As I approach two months here in London I am starting to realize that I have become a bit slack in updating my blog, so I have devoted much of this weekend to catching up on it. There is a lot to discuss, and for the sake of your sanity I think breaking the topics up into different posts is probably the best idea, thus allowing you to read about what interests you.
The first entry I write today will focus on my life as a supply (substitute or reliever for those around the globe) teacher in the various communities in East London. I will do my best to bring some levity to this blog post, but unfortunately it is not the most enjoyable topic to discuss. I feel, however, that I do need to talk about these aspects of London and my experiences, in order for you to truly understand how my time is going here and just how much I am learning.
As I mentioned in the previous blog entry, I am working primarily in East London with my agency. I am currently still doing day to day supply but have frequently been asked back to two communities in particular, Hackney and Brixton. These are two of the notoriously rough suburbs of London, but in many ways I have grown to really enjoy working in these environments. The kids are so full of personality, they learn things so quickly, and the classroom is an incredibly diverse place. I have learned an amazing amount working in these schools already, and if I can get the opportunity to work their full time I would jump at the chance. That being said, there are some incredibly trying aspects to the job.
This week in particular was a very trying one for me, and it had very little to do with my teaching skills. Much of the adjustment to this job is adjusting the environment in which you work and this week has been something that was a necessary step for me in doing just that. I spent the first two days of the week teaching reception (preschool) this week. The kids at that age are so fun and so eager to learn. I was very reluctant to teach reception but I was glad I got the experience to sing the songs and teach the phonics the kids learn at that age. The biggest dose of reality I got during those two days however was when a few of the kids in the class came up to me near the end of the day, gave me a big hug and said “daddy?” It was something that was a dose of reality for me, because as they looked up at me with big grins and hope in their eyes I had to tell them I wasn’t their dad and that I wouldn’t be back there tomorrow. I got a chance to talk to the Teaching Assistant about it near the end of the day and she explained, just as I had feared, that those kids didn’t have dads, or any male influence in their lives, and they had grown attached to me in that short time.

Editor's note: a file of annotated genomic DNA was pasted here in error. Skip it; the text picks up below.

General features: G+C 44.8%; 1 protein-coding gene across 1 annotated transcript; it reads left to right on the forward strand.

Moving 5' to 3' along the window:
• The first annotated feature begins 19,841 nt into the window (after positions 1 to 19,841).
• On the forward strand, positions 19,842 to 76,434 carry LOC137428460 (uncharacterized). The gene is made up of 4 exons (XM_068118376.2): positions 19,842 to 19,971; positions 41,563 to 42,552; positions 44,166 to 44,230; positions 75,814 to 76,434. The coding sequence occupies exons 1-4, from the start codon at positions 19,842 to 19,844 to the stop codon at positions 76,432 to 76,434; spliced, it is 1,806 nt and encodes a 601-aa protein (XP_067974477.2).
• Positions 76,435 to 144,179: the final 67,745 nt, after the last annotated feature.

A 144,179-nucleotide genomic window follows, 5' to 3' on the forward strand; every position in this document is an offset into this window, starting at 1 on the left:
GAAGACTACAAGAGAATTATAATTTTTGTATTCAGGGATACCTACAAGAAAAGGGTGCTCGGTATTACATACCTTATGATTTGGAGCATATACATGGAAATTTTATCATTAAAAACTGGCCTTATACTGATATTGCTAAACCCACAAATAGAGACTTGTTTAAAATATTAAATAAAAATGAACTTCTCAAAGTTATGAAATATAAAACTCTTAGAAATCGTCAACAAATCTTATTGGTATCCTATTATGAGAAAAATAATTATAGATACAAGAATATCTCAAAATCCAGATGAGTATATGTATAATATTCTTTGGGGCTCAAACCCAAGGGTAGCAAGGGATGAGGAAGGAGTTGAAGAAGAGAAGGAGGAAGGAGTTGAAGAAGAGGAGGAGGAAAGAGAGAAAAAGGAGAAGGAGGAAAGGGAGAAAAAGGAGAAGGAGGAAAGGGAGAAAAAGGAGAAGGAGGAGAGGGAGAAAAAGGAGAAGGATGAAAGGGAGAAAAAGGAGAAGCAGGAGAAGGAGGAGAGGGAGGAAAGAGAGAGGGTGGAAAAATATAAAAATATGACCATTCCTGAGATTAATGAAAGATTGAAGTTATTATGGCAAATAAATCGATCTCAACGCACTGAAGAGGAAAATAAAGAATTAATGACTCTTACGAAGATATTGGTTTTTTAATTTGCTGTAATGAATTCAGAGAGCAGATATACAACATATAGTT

The next few days were spent teaching a year 5 class and the situation was not that much different to the one I had faced earlier in the week. As I was making my way through an English lesson, trying to encourage the students to work I came across this one boy who was just sitting there, not working at all. As I went over to him I could see that there was something wrong and crouched down to ask him the problem. It turned out the boy had not only failed to eat breakfast; he also had not eaten dinner the previous night and was basically too weak to do any work. At lunch time I thought I should talk to someone about this and went to another teacher in the school, who had previously taught the boy in year 4. She explained to me that the boy was from a single parent home, but his mother (the single parent) was severely disabled, so he was essentially raised by his grandparents who were struggling to support even themselves. While the family did have some food, the boy often gave up his meals so his brothers could have more food, as he felt it was more important.